natural gas exports
Shepstone Management Company, Inc.
Some statistics from the EIA demonstrate just how valuable natural gas exports stimulated by hydraulic fracturing are to addressing the America trade deficit.
Trade deficits, while they can be argued to benefit Americans by allowing goods we need to be produced where this can happen most efficiently, also deprive our people of the opportunity to earn a living producing those same goods here. Trade deficits also make us vulnerable to foreign dependency and risk when the suppliers are enemies such as China. Trade wars are, therefore, a reality at some level even if we all believe, as I do, that free but fair trade is the most desirable ultimate outcome. We have to use our leverage on one side of the equation, in other words, to ensure fairness on the other side and natural gas exports are our best single source of that leverage.
Once again, the Energy Information Administration (EIA) provides the data (emphasis added):
In 2020, the U.S. net merchandise trade value of energy products—the value of petroleum, natural gas, coal, and electricity exports less the value of their imports—was a surplus of $27 billion. This amount marks the first time the value of U.S. energy exports exceeded imports since at least 1974, the earliest year in the U.S. Census Bureau’s trade value data.
In 2020, the U.S. net merchandise trade value of non-energy goods (which compares the value of all U.S. exports to all imports) reached a record $938 billion deficit, contributing to the record total U.S. net trade value deficit of $911 billion. Through the first six months of 2021, the U.S. net trade value of energy was a surplus of $9 billion, and non-energy trade was a deficit of $505 billion.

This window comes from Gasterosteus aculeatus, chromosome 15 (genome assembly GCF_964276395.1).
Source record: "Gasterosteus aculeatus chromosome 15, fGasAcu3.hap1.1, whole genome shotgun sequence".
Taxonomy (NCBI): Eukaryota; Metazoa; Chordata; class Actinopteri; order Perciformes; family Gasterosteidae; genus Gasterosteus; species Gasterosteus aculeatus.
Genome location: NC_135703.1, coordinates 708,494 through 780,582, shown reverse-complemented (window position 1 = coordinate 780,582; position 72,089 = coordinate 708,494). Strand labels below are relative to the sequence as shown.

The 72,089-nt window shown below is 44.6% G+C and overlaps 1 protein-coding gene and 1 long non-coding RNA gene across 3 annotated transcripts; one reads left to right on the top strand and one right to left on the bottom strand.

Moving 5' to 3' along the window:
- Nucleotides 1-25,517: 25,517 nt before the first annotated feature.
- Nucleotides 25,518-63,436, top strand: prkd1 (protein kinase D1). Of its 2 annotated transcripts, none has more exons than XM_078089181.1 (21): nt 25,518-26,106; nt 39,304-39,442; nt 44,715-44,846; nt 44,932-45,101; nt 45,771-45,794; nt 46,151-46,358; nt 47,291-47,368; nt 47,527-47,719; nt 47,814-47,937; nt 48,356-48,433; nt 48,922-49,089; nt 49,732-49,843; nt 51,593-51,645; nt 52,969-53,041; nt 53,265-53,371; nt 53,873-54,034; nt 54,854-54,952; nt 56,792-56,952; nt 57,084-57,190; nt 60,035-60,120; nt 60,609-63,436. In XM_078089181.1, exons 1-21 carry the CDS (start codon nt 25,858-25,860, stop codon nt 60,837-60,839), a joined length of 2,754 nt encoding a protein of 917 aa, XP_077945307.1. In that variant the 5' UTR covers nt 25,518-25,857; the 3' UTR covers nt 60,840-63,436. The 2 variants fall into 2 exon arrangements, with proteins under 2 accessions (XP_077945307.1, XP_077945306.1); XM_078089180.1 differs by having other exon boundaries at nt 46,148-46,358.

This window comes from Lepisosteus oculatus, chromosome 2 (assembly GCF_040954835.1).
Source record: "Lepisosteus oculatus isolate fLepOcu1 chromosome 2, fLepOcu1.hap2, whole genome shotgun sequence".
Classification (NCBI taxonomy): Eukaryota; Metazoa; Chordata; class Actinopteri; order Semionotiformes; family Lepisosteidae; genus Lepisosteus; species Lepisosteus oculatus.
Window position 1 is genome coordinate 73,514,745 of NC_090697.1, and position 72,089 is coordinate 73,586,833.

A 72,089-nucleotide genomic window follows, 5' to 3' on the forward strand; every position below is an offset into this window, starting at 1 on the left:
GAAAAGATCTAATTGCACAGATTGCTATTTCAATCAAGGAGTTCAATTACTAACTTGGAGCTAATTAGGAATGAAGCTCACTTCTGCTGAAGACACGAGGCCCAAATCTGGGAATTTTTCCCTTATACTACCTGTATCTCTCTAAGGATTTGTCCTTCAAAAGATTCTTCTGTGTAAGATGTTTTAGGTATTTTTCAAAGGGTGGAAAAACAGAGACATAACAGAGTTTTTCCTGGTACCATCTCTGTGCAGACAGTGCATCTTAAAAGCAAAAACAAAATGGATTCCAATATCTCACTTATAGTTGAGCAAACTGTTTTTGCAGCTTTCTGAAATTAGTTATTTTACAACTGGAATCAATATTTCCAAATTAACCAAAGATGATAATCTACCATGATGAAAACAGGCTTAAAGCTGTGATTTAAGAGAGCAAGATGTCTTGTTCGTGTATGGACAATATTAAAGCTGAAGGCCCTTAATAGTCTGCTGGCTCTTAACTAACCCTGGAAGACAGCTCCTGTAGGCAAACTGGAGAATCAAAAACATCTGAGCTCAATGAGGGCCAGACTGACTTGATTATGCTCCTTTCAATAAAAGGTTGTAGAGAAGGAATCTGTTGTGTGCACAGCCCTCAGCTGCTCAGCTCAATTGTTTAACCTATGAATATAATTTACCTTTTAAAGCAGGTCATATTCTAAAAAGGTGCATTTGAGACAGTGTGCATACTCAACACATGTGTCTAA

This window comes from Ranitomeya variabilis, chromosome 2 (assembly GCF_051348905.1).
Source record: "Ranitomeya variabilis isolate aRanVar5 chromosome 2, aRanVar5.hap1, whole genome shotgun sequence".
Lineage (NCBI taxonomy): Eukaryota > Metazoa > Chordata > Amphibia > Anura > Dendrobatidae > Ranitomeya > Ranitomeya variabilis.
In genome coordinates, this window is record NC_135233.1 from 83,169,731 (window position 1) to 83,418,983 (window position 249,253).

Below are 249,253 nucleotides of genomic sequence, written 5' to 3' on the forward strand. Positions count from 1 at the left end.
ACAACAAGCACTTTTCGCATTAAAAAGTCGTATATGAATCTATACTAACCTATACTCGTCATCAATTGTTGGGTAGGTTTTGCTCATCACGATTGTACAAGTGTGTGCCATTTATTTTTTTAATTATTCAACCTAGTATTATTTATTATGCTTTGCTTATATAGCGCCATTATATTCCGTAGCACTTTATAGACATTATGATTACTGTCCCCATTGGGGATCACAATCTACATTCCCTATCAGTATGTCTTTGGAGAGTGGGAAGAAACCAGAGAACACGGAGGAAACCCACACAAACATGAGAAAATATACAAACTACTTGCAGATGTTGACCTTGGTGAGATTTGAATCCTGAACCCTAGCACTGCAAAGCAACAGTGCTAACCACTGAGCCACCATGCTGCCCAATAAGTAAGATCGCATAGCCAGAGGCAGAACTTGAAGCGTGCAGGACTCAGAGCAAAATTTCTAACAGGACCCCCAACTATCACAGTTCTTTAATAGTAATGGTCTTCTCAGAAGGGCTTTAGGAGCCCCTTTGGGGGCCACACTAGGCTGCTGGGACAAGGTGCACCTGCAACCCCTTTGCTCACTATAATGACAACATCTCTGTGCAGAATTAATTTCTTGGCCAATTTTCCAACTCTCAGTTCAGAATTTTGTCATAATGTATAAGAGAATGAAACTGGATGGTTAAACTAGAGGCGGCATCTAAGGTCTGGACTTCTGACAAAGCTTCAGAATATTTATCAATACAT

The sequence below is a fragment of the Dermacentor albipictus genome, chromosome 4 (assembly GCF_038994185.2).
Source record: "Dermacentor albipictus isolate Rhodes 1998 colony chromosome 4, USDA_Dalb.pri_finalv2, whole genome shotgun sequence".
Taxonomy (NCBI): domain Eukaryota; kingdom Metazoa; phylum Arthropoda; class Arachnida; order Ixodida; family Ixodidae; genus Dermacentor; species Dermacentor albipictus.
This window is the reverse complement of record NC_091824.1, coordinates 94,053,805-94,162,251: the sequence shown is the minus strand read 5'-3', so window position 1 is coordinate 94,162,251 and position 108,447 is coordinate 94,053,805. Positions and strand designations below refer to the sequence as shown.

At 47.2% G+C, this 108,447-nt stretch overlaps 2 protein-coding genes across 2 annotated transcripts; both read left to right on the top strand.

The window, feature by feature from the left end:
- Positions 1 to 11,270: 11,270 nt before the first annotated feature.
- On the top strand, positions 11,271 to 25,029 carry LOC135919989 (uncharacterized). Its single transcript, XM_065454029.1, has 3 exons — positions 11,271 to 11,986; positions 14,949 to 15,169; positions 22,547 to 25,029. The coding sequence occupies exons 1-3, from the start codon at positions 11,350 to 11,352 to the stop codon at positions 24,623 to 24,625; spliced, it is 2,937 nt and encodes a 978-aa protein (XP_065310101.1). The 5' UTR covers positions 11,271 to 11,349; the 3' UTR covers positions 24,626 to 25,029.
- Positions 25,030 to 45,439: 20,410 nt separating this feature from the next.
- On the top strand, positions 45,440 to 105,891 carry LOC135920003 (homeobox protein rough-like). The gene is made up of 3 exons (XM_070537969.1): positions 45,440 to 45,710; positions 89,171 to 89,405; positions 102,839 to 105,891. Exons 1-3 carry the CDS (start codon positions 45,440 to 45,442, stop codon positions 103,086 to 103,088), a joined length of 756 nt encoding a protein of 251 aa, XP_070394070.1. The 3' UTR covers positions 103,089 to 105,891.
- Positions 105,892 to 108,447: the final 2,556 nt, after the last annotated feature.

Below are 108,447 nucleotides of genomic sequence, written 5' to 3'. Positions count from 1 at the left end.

Petroleum accounts for the vast majority of U.S. energy trade: 92% of import value and 74% of export value in 2020. The net U.S. petroleum trade value deficit peaked in 2008, but it has fallen over the past decade as volumes of U.S. petroleum exports increased to record-high levels and imports decreased. The 2020 net U.S. petroleum trade value deficit was $3 billion, the smallest on record, partially because of less consumption amid COVID-19 mitigation efforts. In our latest Short-Term Energy Outlook, we forecast that the United States will continue to import more petroleum than it will export in 2021 and 2022.
Natural gas accounts for an increasing share of the U.S. energy trade, and it accounted for 5% of energy import value and 22% of energy export value in 2020, resulting in a surplus of $26 billion. Volumes of U.S. natural gas exports reached a record high in 2020, and they have continued to increase in 2021. Through the first six months of 2021, the United States exported record volumes of pipeline gas to Mexico and liquefied natural gas (LNG).
Coal and electricity account for relatively small portions of the energy trade value. The United States has been a net exporter of coal volumes since at least 1949 and a net importer of electricity since 1969.
The data is simply incredible. Natural gas exports accounted for a $26 billion trade surplus in trade of this product, compared to a $27 billion surplus in the value of all petroleum, natural gas, coal and electricity traded. This means, for those of you who might be radical politicians from New York State who don’t grasp energy economics, that natural gas exports generated via hydraulic fracturing in places along your border such as Susquehanna County are responsible for 96% of our US energy trade surplus! And, that energy trade surplus is offsetting trade deficits in other categories. Natural gas exports, in other words, are producing valuable jobs here at home even as China uses slave labor to undercut our workers manufacturing other goods.
How sweet it is!
Follow Us on MeWe and Join Our
Natural Gas for the Future Group
This post appeared first on Natural Gas Now.